‘We were all sucked into the awful whirlpool’: Churchill in Missouri, 74 years ago

Special to WorldTribune , March 6, 2020

Commentary By Lee Cohen

A January 2020 Gallup poll indicated over three-quarters of Democrats would vote to elect a socialist president. You read that correctly. Right here in the good old USA. We need to pay attention to history—not the history agenda being taught in most American schools and universities—to understand just how alarming this data is.

On March 5, 1946, in Fulton, Missouri, Winston Churchill delivered one of the most important addresses of his life. Though 74 years have passed, if we consider the previously-mentioned Gallup poll, Churchill’s message alerting the world to the existential dangers of totalitarianism and socialism is needed as much today.

Winston Churchill delivers his ‘Sinews of Peace’ speech on March 5, 1946 at Westminster College in Fulton, Missouri.

In a nation that found the ideas of totalitarianism and soviet-influenced political systems anathema two generations ago, the American public, particularly the Democrats among them, would do well to pay attention to Churchill’s prophetic speech. Those Americans drawn to socialism are perhaps ignorant of the death toll committed in the name of totalitarianism — estimated to be 100 million — as well as the way socialism and communism demean individuals and degrade human life.

Introduced by President Truman, Churchill delivered the “Sinews of Peace” speech at Westminster College in Fulton, Missouri. Fresh from saving the Free World from domination by the Nazis, Britain thanked the great leader by voting him out and installing an opposition party that eventually orchestrated loss of global power and national decline thanks to its socialist programs.

With a vision only his unique vantage point provided, Churchill warned the world from Fulton: “From Stettin in the Baltic to Trieste in the Adriatic, an iron curtain has descended across the Continent…seeking everywhere to obtain totalitarian control.” He emphasized that he had seen this before in the run-up to World War II, but no one heeded his words: I saw it all coming and cried aloud to my fellow countrymen and the world, but no one paid attention…It could have been prevented, in my belief, without the firing of a single shot… but no one would listen, and one by one we were all sucked into the awful whirlpool.”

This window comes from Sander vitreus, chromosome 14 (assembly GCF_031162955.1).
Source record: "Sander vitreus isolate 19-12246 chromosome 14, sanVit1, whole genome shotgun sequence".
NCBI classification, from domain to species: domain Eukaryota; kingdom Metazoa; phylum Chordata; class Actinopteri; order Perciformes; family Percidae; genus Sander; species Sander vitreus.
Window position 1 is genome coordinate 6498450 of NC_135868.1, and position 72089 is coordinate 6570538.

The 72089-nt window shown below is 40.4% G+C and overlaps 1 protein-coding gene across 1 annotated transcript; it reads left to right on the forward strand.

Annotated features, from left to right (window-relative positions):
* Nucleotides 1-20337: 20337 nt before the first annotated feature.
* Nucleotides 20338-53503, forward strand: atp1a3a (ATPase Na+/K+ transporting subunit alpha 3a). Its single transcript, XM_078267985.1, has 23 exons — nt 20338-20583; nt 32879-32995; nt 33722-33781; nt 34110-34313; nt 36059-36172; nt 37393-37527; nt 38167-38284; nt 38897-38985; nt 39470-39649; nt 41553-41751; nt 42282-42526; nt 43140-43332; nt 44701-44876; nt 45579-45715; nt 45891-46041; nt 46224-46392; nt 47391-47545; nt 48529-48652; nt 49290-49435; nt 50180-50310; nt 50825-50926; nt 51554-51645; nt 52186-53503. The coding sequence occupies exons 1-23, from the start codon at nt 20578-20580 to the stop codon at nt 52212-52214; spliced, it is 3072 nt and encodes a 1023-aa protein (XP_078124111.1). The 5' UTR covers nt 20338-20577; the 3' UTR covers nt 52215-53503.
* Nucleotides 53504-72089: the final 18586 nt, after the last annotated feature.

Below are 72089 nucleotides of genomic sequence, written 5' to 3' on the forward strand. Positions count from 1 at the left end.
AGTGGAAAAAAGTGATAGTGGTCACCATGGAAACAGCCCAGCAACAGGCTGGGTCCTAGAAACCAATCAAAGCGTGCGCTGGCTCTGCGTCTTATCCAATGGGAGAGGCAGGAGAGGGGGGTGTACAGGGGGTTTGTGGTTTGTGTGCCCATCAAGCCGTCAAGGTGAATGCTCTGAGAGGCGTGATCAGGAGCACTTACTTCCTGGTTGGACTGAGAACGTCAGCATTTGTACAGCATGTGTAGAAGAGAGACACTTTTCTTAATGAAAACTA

In order to push back against the global domination of Stalin’s Iron Curtain, Churchill called for a new Western alliance, including global organizations committed to peace-keeping. At the time he was a strong advocate of a post-war European community committed to this purpose. However, Churchill would have been appalled to see the eventual trajectory of the supranational, political European Union which compromises the sovereignty of its member states. Churchill knew what it was to go it alone, and in the light of the evolution of the EU, he would have been disappointed and approved of Brexit with the UK striking out on its own steam to form alliances on its own terms and manage its own borders.

On the other hand, Churchill would be encouraged by the current state of the U.S.-UK relationship and full of hope for the trade agreement currently being negotiated in London and Washington. It was, after all in the 1946 Fulton speech in which he coined the phrase “Special Relationship’ to reflect a US-UK alliance based upon a compassionate world view underpinned by “the great principles of freedom and the rights of man which are the joint inheritance of the English-speaking world,” reinforced by the resources of our combined economic and military might.

It is difficult to exaggerate the significance of the Fulton speech. Indeed, one of the UK’s greatest historians, Churchill scholar Andrew Roberts wrote: that ‘Sinews of Peace’ and another speech Churchill delivered in the same year in Zurich ”created the political architecture for the whole postwar period. To a very great degree, the geostrategic world we inhabit today sprang from the words Churchill spoke at Fulton, Missouri and Zurich, Switzerland.”

Ronald Reagan and Margaret Thatcher were excellent custodians of Churchill’s post-war legacy and they shared his concerns. Their mutual belief in the importance of the Anglosphere’s role to preserve global stability, as well as their mutual opprobrium of totalitarianism, guided their mission to defeat Soviet communism

Today’s leaders, Trump and Johnson are good custodians of Churchill’s vision in a different way. Both of these men, like Winston before them, believe in the fundamental greatness of their nations. Though the years have ticked by, Churchill’s concerns are as valid as they were 74 years ago. Undemocratic forces continue to plague the world. Churchill’s words serve as inspiration and guide. They should be required reading in schools if only our educational institutions were focused on the right things. And if that happened, we wouldn’t have alarming sectors of the public even considering voting for a socialist.

Lee Cohen is a fellow of the Danube Institute. He was an adviser on Europe to the U.S. House of Representatives Foreign Affairs Committee and founded the Congressional United Kingdom Caucus.

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